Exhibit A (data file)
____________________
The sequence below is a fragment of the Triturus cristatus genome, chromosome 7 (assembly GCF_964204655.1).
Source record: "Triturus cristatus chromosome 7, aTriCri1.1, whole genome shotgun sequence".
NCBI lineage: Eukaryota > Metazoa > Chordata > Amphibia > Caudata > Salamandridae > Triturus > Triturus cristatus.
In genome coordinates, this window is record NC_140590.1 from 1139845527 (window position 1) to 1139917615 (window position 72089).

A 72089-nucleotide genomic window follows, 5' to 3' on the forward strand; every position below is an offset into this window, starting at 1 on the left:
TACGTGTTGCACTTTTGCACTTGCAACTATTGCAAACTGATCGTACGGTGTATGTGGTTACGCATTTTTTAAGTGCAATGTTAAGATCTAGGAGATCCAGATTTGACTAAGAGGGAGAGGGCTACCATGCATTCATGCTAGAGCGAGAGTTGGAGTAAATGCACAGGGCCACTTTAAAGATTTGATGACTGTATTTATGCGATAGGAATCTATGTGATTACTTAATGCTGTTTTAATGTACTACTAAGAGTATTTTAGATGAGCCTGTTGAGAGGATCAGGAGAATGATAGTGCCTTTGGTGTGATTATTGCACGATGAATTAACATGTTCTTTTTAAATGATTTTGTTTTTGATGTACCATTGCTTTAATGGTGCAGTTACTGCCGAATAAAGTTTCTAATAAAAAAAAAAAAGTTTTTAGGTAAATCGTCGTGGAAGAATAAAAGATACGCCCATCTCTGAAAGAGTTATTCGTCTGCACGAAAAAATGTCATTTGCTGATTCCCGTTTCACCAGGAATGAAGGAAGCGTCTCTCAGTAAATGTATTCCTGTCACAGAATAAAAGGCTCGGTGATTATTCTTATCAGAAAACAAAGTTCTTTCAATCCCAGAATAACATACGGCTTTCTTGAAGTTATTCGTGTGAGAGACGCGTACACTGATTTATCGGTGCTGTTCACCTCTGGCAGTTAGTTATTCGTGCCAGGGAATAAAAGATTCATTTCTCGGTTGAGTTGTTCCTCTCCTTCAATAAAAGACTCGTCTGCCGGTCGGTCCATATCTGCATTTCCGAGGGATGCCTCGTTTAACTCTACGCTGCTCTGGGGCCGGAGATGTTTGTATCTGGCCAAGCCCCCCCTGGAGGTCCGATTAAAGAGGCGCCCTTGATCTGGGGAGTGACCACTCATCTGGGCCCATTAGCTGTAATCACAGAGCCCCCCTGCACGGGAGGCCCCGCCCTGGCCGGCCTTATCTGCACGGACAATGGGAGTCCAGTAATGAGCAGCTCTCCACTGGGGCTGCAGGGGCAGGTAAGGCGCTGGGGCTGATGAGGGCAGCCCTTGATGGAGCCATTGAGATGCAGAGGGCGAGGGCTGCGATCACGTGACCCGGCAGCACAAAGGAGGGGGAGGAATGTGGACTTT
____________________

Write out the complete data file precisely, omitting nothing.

The sequence below is a fragment of the Triturus cristatus genome, chromosome 7 (assembly GCF_964204655.1).
Source record: "Triturus cristatus chromosome 7, aTriCri1.1, whole genome shotgun sequence".
NCBI lineage: Eukaryota > Metazoa > Chordata > Amphibia > Caudata > Salamandridae > Triturus > Triturus cristatus.
In genome coordinates, this window is record NC_140590.1 from 1139845527 (window position 1) to 1139917615 (window position 72089).

A 72089-nucleotide genomic window follows, 5' to 3' on the forward strand; every position below is an offset into this window, starting at 1 on the left:
TACGTGTTGCACTTTTGCACTTGCAACTATTGCAAACTGATCGTACGGTGTATGTGGTTACGCATTTTTTAAGTGCAATGTTAAGATCTAGGAGATCCAGATTTGACTAAGAGGGAGAGGGCTACCATGCATTCATGCTAGAGCGAGAGTTGGAGTAAATGCACAGGGCCACTTTAAAGATTTGATGACTGTATTTATGCGATAGGAATCTATGTGATTACTTAATGCTGTTTTAATGTACTACTAAGAGTATTTTAGATGAGCCTGTTGAGAGGATCAGGAGAATGATAGTGCCTTTGGTGTGATTATTGCACGATGAATTAACATGTTCTTTTTAAATGATTTTGTTTTTGATGTACCATTGCTTTAATGGTGCAGTTACTGCCGAATAAAGTTTCTAATAAAAAAAAAAAAGTTTTTAGGTAAATCGTCGTGGAAGAATAAAAGATACGCCCATCTCTGAAAGAGTTATTCGTCTGCACGAAAAAATGTCATTTGCTGATTCCCGTTTCACCAGGAATGAAGGAAGCGTCTCTCAGTAAATGTATTCCTGTCACAGAATAAAAGGCTCGGTGATTATTCTTATCAGAAAACAAAGTTCTTTCAATCCCAGAATAACATACGGCTTTCTTGAAGTTATTCGTGTGAGAGACGCGTACACTGATTTATCGGTGCTGTTCACCTCTGGCAGTTAGTTATTCGTGCCAGGGAATAAAAGATTCATTTCTCGGTTGAGTTGTTCCTCTCCTTCAATAAAAGACTCGTCTGCCGGTCGGTCCATATCTGCATTTCCGAGGGATGCCTCGTTTAACTCTACGCTGCTCTGGGGCCGGAGATGTTTGTATCTGGCCAAGCCCCCCCTGGAGGTCCGATTAAAGAGGCGCCCTTGATCTGGGGAGTGACCACTCATCTGGGCCCATTAGCTGTAATCACAGAGCCCCCCTGCACGGGAGGCCCCGCCCTGGCCGGCCTTATCTGCACGGACAATGGGAGTCCAGTAATGAGCAGCTCTCCACTGGGGCTGCAGGGGCAGGTAAGGCGCTGGGGCTGATGAGGGCAGCCCTTGATGGAGCCATTGAGATGCAGAGGGCGAGGGCTGCGATCACGTGACCCGGCAGCACAAAGGAGGGGGAGGAATGTGGACTTT